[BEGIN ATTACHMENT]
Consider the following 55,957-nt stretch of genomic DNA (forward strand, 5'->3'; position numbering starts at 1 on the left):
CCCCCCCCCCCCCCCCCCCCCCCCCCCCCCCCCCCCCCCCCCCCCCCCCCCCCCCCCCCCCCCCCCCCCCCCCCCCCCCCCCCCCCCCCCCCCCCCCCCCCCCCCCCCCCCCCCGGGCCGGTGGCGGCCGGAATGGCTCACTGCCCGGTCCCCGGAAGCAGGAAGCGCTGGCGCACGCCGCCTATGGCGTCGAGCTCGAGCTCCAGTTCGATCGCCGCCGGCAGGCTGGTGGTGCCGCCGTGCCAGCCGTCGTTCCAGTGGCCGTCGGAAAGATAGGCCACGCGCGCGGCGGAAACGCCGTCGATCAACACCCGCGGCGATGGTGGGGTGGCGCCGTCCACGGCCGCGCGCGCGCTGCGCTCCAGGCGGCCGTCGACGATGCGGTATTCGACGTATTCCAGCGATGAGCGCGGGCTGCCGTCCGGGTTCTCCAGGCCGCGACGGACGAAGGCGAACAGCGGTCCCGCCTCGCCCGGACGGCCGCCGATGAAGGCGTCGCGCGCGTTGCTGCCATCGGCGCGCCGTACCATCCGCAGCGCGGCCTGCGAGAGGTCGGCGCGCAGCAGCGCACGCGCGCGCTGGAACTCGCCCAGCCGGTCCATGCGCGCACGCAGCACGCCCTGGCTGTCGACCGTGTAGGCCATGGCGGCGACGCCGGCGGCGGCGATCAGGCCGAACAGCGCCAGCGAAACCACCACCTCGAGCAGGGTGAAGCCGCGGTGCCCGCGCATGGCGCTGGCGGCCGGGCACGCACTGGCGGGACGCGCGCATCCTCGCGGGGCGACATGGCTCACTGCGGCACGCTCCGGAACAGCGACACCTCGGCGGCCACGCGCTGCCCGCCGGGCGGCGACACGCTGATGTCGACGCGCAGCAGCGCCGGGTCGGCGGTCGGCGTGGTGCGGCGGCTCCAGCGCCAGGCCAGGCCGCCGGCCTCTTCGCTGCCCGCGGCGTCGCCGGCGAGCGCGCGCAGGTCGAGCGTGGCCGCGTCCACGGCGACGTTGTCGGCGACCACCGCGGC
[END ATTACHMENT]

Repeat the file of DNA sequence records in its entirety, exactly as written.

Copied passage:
Consider the following 55,957-nt stretch of genomic DNA (forward strand, 5'->3'; position numbering starts at 1 on the left):
CCCCCCCCCCCCCCCCCCCCCCCCCCCCCCCCCCCCCCCCCCCCCCCCCCCCCCCCCCCCCCCCCCCCCCCCCCCCCCCCCCCCCCCCCCCCCCCCCCCCCCCCCCCCCCCCCCGGGCCGGTGGCGGCCGGAATGGCTCACTGCCCGGTCCCCGGAAGCAGGAAGCGCTGGCGCACGCCGCCTATGGCGTCGAGCTCGAGCTCCAGTTCGATCGCCGCCGGCAGGCTGGTGGTGCCGCCGTGCCAGCCGTCGTTCCAGTGGCCGTCGGAAAGATAGGCCACGCGCGCGGCGGAAACGCCGTCGATCAACACCCGCGGCGATGGTGGGGTGGCGCCGTCCACGGCCGCGCGCGCGCTGCGCTCCAGGCGGCCGTCGACGATGCGGTATTCGACGTATTCCAGCGATGAGCGCGGGCTGCCGTCCGGGTTCTCCAGGCCGCGACGGACGAAGGCGAACAGCGGTCCCGCCTCGCCCGGACGGCCGCCGATGAAGGCGTCGCGCGCGTTGCTGCCATCGGCGCGCCGTACCATCCGCAGCGCGGCCTGCGAGAGGTCGGCGCGCAGCAGCGCACGCGCGCGCTGGAACTCGCCCAGCCGGTCCATGCGCGCACGCAGCACGCCCTGGCTGTCGACCGTGTAGGCCATGGCGGCGACGCCGGCGGCGGCGATCAGGCCGAACAGCGCCAGCGAAACCACCACCTCGAGCAGGGTGAAGCCGCGGTGCCCGCGCATGGCGCTGGCGGCCGGGCACGCACTGGCGGGACGCGCGCATCCTCGCGGGGCGACATGGCTCACTGCGGCACGCTCCGGAACAGCGACACCTCGGCGGCCACGCGCTGCCCGCCGGGCGGCGACACGCTGATGTCGACGCGCAGCAGCGCCGGGTCGGCGGTCGGCGTGGTGCGGCGGCTCCAGCGCCAGGCCAGGCCGCCGGCCTCTTCGCTGCCCGCGGCGTCGCCGGCGAGCGCGCGCAGGTCGAGCGTGGCCGCGTCCACGGCGACGTTGTCGGCGACCACCGCGGC